- New Harvard Law School Library Project Manager Positions for Innovative Projects w/the Berkman Center for Internet & Society
The HLS Library, in conjunction with the Berkman Center for Internet & Society, is pleased to announce two new project manager positions. The newly posted Library Technology (LT) Project Manager will be responsible for design, implementation, and management of special and ongoing projects across the HLS Library. The recently posted Academic Technology (AT) Project Manager will be based in the Teaching, Learning and Curriculum team at the HLS library and coordinate and promote new technologies and digital solutions for legal classrooms. Both project managers will take part in Berkman Center Geek Hours, learn the latest project management practices and tools, participate in brainstorming sessions and give feedback for Berkman developers working to create a new generation of academic digital tools.
“With the library collaborating on projects with the Berkman Center, we have opportunities for breakthrough innovation we might not be able to reach separately. The Library Technology Project Manager will work with Berkman developers and project managers to move from ideas to execution and back again in a virtuous feedback loop,” said Professor Jonathan Zittrain.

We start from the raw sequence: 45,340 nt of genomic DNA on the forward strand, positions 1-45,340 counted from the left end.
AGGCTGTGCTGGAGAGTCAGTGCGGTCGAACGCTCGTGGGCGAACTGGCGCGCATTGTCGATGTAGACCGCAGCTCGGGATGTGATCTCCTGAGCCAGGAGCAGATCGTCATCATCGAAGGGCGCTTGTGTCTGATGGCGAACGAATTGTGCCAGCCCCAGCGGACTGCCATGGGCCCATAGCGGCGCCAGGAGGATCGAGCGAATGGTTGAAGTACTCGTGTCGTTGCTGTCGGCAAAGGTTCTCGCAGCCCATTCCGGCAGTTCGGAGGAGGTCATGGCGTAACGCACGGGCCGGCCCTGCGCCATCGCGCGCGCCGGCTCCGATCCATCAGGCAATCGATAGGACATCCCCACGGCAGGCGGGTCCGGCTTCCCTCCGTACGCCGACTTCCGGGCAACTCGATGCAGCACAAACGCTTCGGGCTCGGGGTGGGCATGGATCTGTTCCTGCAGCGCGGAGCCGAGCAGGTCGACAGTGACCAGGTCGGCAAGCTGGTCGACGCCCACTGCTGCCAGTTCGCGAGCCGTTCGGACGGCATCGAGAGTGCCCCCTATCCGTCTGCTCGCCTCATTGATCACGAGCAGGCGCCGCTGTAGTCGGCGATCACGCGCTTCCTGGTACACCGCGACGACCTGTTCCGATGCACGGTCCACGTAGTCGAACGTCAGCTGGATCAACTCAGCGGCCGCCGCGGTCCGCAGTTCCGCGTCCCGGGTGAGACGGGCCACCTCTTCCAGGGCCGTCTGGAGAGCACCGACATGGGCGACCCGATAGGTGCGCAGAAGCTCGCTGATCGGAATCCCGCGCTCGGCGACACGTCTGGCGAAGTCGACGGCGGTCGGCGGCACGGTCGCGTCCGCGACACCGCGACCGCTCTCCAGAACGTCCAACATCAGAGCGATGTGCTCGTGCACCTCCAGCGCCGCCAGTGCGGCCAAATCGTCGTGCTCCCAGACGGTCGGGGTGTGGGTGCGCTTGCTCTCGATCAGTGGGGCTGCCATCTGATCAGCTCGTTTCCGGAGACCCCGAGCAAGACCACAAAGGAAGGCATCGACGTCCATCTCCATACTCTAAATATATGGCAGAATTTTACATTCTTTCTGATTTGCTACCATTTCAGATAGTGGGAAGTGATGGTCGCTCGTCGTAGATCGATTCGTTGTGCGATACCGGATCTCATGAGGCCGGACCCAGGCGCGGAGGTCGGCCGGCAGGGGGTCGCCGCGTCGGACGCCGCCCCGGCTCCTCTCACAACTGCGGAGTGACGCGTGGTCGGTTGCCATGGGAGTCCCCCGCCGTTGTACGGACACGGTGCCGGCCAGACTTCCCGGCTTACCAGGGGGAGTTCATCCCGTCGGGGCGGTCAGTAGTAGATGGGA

The new LT project manager will be responsible for three major projects currently in development. The first, Perma.cc, a pilot project developed by the Harvard Library Innovation Lab, is a web archive solution designed to combat the problem of “link rot,” by creating permanent links for legal and scholarly citations. The new position will also guide activities on the Free the Law project, which aims to digitize and make available the library’s collection of public source federal and state case law. Finally, the LT project manager will collaborate with the HLS academic technology team and Berkman staff to further develop H2O, a suite of open source, online classroom tools that allows professors to freely develop, remix, and share elements of online textbooks, casebooks, and modules under a Creative Commons Attribution Noncommercial, Share Alike License.